Oncology remains hot area for deal making as CNS shows a surge

Analysis

Considering the enthusiastic scramble into oncology by both big and small drug developers over the last few years it is no revelation that the therapy area chalked up more licensing deals than any other last year. According to an analysis of EvaluatePharma data, deals over 154 cancer products were struck in 2010.

What is more of a surprise is the seeming rebound in the popularity of therapies that act on the central nervous system – after three straight years of declines, 149 of these agents were licensed in 2010, 39% more than in 2009 and the first year in which the therapy area has come close to oncology in terms of deal activity. Signs are these two fields of research are set to remain hot areas for deal making – according to EvaluatePharma’s Partnering Opportunities there are more candidates available for licensing in these two therapy areas than all other areas put together (see tables).

Product Deals by Therapy Area Product Count Upfront Payment ($m) Deal Value ($m)
2010 2009 10 vs. 09 2008 2007 2010 2009 10 vs. 09 2008 2007 2010 2009 10 vs. 09 2008 2007
Oncology & Immunomodulators 154 188 -18% 208 193 1,006 1,272 -21% 981 761 7,700 11,200 -31% 9,750 10,619
Central Nervous System 149 107 39% 129 175 548 1,349 -59% 988 592 4,576 5,953 -23% 8,582 7,524
Systemic Anti-infectives 91 100 -9% 102 107 347 208 67% 88 160 1,757 1,917 -8% 1,195 1,994
Gastro-Intestinal 55 63 -13% 55 56 251 467 -46% 30 268 2,001 3,293 -39% 450 1,354
Dermatology 47 43 9% 42 45 36 17 108% 41 131 64 119 -47% 100 1,806
Cardiovascular 43 43 0% 56 44 148 115 28% 366 172 2,171 1,584 37% 2,523 1,426
Endocrine 42 30 40% 50 41 348 149 134% 123 251 4,051 1,672 142% 1,356 3,866
Musculoskeletal 39 49 -20% 47 48 194 376 -48% 417 502 2,724 3,177 -14% 3,852 3,354
Respiratory 36 39 -8% 40 53 80 247 -68% 290 69 1,313 528 149% 1,470 1,215
Genito-Urinary 33 38 -13% 29 36 259 102 154% 3 112 1,381 724 91% 3 575
Blood 23 29 -21% 32 37 143 151 -6% 42 292 1,165 1,073 9% 557 1,252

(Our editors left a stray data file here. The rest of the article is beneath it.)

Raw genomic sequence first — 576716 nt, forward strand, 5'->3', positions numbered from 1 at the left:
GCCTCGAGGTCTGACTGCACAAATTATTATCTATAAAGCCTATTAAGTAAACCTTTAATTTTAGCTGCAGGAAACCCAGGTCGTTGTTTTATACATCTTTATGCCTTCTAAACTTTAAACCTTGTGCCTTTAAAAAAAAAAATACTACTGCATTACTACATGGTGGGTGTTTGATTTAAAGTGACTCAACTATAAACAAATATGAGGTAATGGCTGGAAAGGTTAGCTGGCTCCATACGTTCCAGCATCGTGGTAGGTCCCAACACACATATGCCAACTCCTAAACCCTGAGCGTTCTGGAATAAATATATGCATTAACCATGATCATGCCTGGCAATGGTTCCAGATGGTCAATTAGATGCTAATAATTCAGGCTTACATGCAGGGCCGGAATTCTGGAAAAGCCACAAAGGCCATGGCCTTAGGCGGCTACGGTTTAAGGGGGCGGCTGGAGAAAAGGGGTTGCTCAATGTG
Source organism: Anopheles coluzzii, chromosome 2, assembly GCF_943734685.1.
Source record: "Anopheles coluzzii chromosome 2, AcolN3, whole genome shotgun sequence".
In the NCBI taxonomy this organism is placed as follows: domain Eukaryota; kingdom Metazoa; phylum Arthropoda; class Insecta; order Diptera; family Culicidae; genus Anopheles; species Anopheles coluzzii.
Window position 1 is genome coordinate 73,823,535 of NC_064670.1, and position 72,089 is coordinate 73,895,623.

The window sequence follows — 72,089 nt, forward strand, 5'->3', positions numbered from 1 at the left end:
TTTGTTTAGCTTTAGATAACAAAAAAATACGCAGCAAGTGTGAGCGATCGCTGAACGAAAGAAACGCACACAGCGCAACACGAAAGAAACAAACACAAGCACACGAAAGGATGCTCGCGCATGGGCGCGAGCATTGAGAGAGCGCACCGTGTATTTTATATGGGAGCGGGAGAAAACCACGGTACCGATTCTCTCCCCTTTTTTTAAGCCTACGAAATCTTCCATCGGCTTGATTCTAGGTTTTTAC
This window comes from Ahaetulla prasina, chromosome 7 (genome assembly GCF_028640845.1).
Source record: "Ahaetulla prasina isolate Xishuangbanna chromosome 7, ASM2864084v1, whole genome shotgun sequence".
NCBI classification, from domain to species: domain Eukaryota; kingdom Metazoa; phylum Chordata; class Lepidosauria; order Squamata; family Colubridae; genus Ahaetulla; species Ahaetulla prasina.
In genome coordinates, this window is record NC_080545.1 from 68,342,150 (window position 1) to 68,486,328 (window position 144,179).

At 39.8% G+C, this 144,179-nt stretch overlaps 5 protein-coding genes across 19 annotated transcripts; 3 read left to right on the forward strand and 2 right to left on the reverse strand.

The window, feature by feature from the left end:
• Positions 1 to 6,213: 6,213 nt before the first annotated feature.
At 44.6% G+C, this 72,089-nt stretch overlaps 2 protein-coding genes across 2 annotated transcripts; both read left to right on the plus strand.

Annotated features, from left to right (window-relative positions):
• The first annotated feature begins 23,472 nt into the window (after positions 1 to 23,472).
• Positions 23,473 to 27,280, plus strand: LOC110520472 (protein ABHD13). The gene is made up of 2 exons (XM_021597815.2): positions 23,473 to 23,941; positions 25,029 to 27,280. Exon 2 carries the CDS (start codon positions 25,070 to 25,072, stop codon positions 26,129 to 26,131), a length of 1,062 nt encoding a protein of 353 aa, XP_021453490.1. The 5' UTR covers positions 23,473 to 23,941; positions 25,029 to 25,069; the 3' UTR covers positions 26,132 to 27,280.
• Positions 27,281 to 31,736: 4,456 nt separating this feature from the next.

Sensory Organs 21 43 -51% 20 27 105 6 1650% 27 13 818 12 7013% 505 202
Various 47 31 52% 22 46 39 130 -70% - 170 827 1,423 -42% - 690
Annual Totals 780 803 -3% 832 908 3,503 4,589 -24% 3,397 3,493 30,547 32,677 -7% 30,342 35,876


While oncology and immunomodulators remained the most active therapy for deals last year, its reign was certainly not as emphatic. Down 18% on 2009, the tally of products licensed was notably lower than in the previous three years.

At the same time, however, the amount paid out upfront to secure these assets has risen since 2007, albeit dipping slightly in 2010, while total deal values have tracked more closely the volume of deals being signed.

Clearly, these top line deal value figures are heavily influenced by the spread of deals by clinical stage, which is not detailed here. If the majority of these oncology deals were struck over preclinical candidates, for example, a drop in deal values would be expected.

So while CNS deals surged last year, the amount paid in upfronts and total deals values actually fell – likely reflecting a swathe of early stage deals.

Stand out

The total figures in this table reflect the overal decline seen in deal volume over the last few years, as discussed in this previous analysis (Product deal slow down continues into 2011 - phase II assets remain popular, August 1, 2011)

However, bright spots can be found, and as well as oncology and CNS, another stand-out area in this analysis is endocrine – while the volume of deals appeared to return to historical levels last year, the upfront and total deal value figures were very high, compared to the previous three years.

Deals over diabetes products dominate this space and a number of large transactions were struck here last year, reflecting the growing prevalence of the disease and companies' commitment to the space, despite growing regulatory challenges. Pfizer’s deal with Biocon, Johnson and Johnson’s with Diamyd and Forest Laboratories’ pact with TransTech Pharma all involved signing fees of at least $50m. Meanwhile this year’s deal between Eli Lilly and Boehringer Ingelheim, worth $400m upfront, indicates there remains a lot of interest in this space.

Opportunities

As can be expected, data on partnering opportunities available largely tracks the trends seen in deals being struck across the therapy areas.

The table below shows 102 clinical stage oncology assets available for partnering. It is certainly true that smaller drug makers have embraced this therapy area as enthusiastically as big pharma, almost all of which are attempting to carve a presence in the sector.

With notably fewer CNS projects available, the surge in interest seen in this sector last year could well turn out to be a blip.

Partnering Opportunities by Therapy Area
Therapy area Marketed Phase III Phase II Phase I Pre-clinical Research project Other Grand Total
Oncology & Immunomodulators 9 18 44 40 75 28 1 215
Central Nervous System 13 8 22 20 30 6 4 103
Systemic Anti-infectives 16 4 15 11 19 1 1 67
Musculoskeletal 11 3 7 6 9 3 1 40
Cardiovascular 9 1 9 5 11 1 3 39
Gastro-Intestinal 5 2 12 3 12 1 3 38
Endocrine 3 4 6 5 7 5 2 32
Genito-Urinary 9 4 6 7 1 2 1 30
Dermatology 6 1 8 8 0 23
Respiratory 1 1 9 3 5 2 0 21
Various 1 1 1 5 1 3 2 14
Blood 3 4 1 5 0 13
Sensory Organs 1 1 1 2 4 1 1 11
Total 1 1
Grand Total 87 48 144 108 187 53 20 647

All data sourced to EvaluatePharma. EvaluatePharma's Partnering Opportunities is based on information disclosed and submitted by companies.

Share This Article